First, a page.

But how they’ll do against inconsistent Mayo we can’t be sure. The most accurate account of their worth may be gauged not from the league but from running Louth to four points in the championship. Significantly, Louth accounted for Kildare in the second match by six points.
On that basis it will not be a walk-over. Other than their last meeting, they know little about each other. Ronan McGarrity featured on that occasion, in Ballina, and Andy Moran made an entrance after the break.
In the end, Saturday’s outcome boils down to self-belief.
Whatever happened to the abandon with which Mayo took on all comers up to the league final?
Final spot goes to mercurial McStay
IT’S the final piece of the jigsaw. And it’s as difficult to fit as any of the other fourteen places on my best Mayo team of the past fifty years.
In keeping with the evolution of Gaelic football the role of corner forward has become more expansive over the decades. Stars like Peter Canavan, Owen Mulligan, Colm Cooper, Stephen O’Neill and many others were shaped there.
Not since the days of Peter Solan and Joe Gilvarry has Mayo produced a player that made the left corner spot his own. But then none has been lucky enough to be on an All-Ireland winning senior side.
More than 100 filled the position over the half-century, many only on a temporary basis before finding suitable niches elsewhere.
Those who made an impact included Johnny Farragher, John Nealon, Billy Fitzpatrick, Joe McGrath, Jimmy Burke, Ray Dempsey, Kevin McStay, Kevin O¹Neill, Noel Durkan, Anthony Finnerty, Trevor Mortimer and Alan Dillon.
Jimmy Burke will ever be remembered for the goal he scored in extra time in the Connacht final of 1989, not so much for the quality of it as for the sheer willpower with which he guided the ball over the line.
Anthony Finnerty from Moygownagh scored a brilliant goal in the All-Ireland final of 1989, and was regarded as a footballer of considerable ability, rattling in 13-41 in his 74 games.
Joe McGrath operated in the corner on many occasions with distinction when Mayo football was at a low ebb. In 1979 he scored a total of 9-8. Johnny Farragher is still edged out, a man so tough and versatile that he has been a contender for many positions. But corner forward would not be for him.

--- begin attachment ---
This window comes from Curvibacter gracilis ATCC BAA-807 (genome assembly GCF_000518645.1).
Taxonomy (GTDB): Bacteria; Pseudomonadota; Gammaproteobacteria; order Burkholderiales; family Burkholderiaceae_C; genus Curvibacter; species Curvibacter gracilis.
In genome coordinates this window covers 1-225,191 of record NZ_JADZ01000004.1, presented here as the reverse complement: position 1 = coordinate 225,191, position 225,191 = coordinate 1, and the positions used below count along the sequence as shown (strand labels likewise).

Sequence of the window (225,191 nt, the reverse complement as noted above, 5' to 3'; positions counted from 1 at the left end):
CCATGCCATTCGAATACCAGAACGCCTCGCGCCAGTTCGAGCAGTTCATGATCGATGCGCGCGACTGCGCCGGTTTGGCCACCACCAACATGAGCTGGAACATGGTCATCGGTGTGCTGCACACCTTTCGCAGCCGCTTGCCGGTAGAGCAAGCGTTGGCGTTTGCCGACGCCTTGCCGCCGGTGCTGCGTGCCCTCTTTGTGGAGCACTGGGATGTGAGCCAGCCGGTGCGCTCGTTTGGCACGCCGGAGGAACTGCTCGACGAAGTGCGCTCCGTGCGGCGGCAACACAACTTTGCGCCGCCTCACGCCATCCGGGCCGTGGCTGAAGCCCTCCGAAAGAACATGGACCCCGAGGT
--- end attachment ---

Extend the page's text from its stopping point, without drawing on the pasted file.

Ray Dempsey was as effective at corner forward as in any other forward position and his sixteen goals, many comparable to the best scored in the country, is an indication of how lethal he was around the edge of the rectangle.
Kevin McStay rivals the best of the contenders. Speedy and talented, his self-belief was a characteristic too few Mayo footballers shared . . . even if at times he wove excessive patterns into his game. Yet in his 56 appearances for Mayo the Ballina man scored 7-122 and had serious injury not cut short his career might have challenged Joe Corcoran for top spot.
And then, there¹s Alan Dillon who gives lie to the assertion that small men are at a disadvantage. I¹m tempted to go for Dillon, for his consistently impressive performances . . . even though mostly on the wing. I¹m also conscious, however, of the sensitivity involved in choosing a player still in full blossom.
I have it pared down to three: Dempsey, McStay and Dillon. It¹s a hesitant decision. But because almost all of his scores came from that corner the vote goes to McStay.
1. Eugene Lavin; 2. Willie Casey, 3. Ray Prendergast, 4. Dermot Flanagan;
5. Ger Feeney, 6. John Morley,
7. James Nallen; 8. WJ Padden, 9. TJ Kilgallon;
10. Martin Carney, 11. Liam McHale, 12. Joe Corcoran; 13. Ciaran McDonald, 14. Mick Ruane, 15. Kevin McStay.
Just a thought …
What makes Paul Galvin tick? Kerry claim their star forward is being hounded by the media, but Galvin’s latest indiscretion springs from an explosive nature that he must rein in if he is not to be distinguished . . . for the wrong reason.